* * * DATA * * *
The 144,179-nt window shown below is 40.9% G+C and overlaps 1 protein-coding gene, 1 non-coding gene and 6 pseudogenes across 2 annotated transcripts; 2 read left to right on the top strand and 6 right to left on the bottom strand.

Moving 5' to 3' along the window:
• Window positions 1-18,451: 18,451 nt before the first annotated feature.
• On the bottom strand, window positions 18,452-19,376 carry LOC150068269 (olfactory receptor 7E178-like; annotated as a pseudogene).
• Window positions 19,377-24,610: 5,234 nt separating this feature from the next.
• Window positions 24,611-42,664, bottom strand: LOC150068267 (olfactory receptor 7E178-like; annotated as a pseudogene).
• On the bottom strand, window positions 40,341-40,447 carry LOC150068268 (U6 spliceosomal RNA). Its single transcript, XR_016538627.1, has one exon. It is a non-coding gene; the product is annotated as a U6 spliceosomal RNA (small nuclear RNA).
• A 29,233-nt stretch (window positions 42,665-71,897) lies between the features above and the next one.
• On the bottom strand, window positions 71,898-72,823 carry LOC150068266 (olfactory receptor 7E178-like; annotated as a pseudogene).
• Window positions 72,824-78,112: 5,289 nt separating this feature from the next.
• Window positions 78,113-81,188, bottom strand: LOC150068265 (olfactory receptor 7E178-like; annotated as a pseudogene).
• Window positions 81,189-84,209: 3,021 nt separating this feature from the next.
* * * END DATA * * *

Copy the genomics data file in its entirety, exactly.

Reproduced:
The 144,179-nt window shown below is 40.9% G+C and overlaps 1 protein-coding gene, 1 non-coding gene and 6 pseudogenes across 2 annotated transcripts; 2 read left to right on the top strand and 6 right to left on the bottom strand.

Moving 5' to 3' along the window:
• Window positions 1-18,451: 18,451 nt before the first annotated feature.
• On the bottom strand, window positions 18,452-19,376 carry LOC150068269 (olfactory receptor 7E178-like; annotated as a pseudogene).
• Window positions 19,377-24,610: 5,234 nt separating this feature from the next.
• Window positions 24,611-42,664, bottom strand: LOC150068267 (olfactory receptor 7E178-like; annotated as a pseudogene).
• On the bottom strand, window positions 40,341-40,447 carry LOC150068268 (U6 spliceosomal RNA). Its single transcript, XR_016538627.1, has one exon. It is a non-coding gene; the product is annotated as a U6 spliceosomal RNA (small nuclear RNA).
• A 29,233-nt stretch (window positions 42,665-71,897) lies between the features above and the next one.
• On the bottom strand, window positions 71,898-72,823 carry LOC150068266 (olfactory receptor 7E178-like; annotated as a pseudogene).
• Window positions 72,824-78,112: 5,289 nt separating this feature from the next.
• Window positions 78,113-81,188, bottom strand: LOC150068265 (olfactory receptor 7E178-like; annotated as a pseudogene).
• Window positions 81,189-84,209: 3,021 nt separating this feature from the next.